Last week former Libyan leader Muammar al-Qaddafi was shot and killed by rebels in the streets of his hometown of Surt, where he was believed to have been hiding since fleeing Tripoli, a few months ago. Some controversy has arisen over the vigilante killing of Qaddafi, though few people had any sympathy for the repressive dictator. This got us thinking about an episode of vigilante justice in our own history— the shootout at the O.K. Corral, which happened 130 years ago today.
Wyatt Earp was a law enforcement officer and a gambler who did business in several towns in the Wild West. Along with his brothers, he moved to Tombstone, Arizona, near the Mexican border, and invested in mining businesses. The Earp brothers soon clashed with a rival gang, a group of outlaw cowboys, lead by Ike Clanton.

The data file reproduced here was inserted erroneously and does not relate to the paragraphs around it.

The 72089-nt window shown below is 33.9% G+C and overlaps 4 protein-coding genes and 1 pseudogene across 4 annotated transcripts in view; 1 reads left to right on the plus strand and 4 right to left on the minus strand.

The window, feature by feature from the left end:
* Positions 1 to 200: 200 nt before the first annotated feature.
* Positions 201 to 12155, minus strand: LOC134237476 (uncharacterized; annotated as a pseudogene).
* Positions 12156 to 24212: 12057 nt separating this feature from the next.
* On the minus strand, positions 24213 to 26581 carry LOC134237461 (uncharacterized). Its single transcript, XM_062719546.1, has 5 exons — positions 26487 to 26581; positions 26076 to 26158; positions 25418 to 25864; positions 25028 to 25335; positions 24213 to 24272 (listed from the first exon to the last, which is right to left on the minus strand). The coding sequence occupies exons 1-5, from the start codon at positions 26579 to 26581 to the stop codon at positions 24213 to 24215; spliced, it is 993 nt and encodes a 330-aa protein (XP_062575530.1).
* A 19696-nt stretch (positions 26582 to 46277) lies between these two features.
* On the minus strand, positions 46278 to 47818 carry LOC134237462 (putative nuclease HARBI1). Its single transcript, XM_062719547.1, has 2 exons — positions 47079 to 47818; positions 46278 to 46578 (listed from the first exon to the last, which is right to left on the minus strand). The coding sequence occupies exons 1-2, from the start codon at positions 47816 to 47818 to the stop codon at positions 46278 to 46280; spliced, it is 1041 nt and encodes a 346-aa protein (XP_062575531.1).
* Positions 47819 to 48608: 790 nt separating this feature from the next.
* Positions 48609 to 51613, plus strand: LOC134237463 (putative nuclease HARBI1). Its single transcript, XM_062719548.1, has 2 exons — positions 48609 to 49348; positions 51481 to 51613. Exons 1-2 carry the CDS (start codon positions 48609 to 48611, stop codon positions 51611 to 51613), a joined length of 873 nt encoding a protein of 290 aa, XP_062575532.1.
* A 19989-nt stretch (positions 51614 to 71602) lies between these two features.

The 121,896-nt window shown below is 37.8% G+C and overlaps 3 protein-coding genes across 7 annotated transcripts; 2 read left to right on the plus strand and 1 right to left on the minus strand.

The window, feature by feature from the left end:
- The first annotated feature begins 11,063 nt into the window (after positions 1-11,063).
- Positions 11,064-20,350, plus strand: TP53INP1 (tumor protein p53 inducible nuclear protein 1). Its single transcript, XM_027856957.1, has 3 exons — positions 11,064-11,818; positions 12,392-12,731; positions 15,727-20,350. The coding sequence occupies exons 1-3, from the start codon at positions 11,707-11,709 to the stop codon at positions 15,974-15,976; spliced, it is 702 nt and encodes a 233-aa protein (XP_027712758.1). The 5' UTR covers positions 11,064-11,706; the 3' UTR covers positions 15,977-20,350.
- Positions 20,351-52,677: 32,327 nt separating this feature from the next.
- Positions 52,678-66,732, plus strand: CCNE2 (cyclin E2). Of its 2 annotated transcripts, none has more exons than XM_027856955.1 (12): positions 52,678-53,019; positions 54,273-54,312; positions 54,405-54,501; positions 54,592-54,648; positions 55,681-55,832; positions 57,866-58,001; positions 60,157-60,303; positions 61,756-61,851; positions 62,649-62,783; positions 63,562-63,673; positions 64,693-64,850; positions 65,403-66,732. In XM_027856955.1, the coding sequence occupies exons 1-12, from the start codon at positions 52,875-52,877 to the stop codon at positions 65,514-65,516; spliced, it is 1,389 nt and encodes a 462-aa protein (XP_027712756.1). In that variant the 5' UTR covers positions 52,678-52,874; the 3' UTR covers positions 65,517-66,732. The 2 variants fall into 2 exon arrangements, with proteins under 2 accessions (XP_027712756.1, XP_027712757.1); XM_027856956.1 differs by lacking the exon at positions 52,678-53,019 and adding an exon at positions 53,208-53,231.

The feud between the Earps and Ike Clanton's gang culminated in a 30-second shootout at the O.K. Corral on October 26, 1881. Three of Clanton's gang were killed, and many more were wounded. Wyatt Earp was the only man to emerge unharmed. The story of the O.K. Corral has been portrayed in several films over the years, most notably in My Darling Clementine. The 1946 film starred Henry Fonda as Wyatt Earp.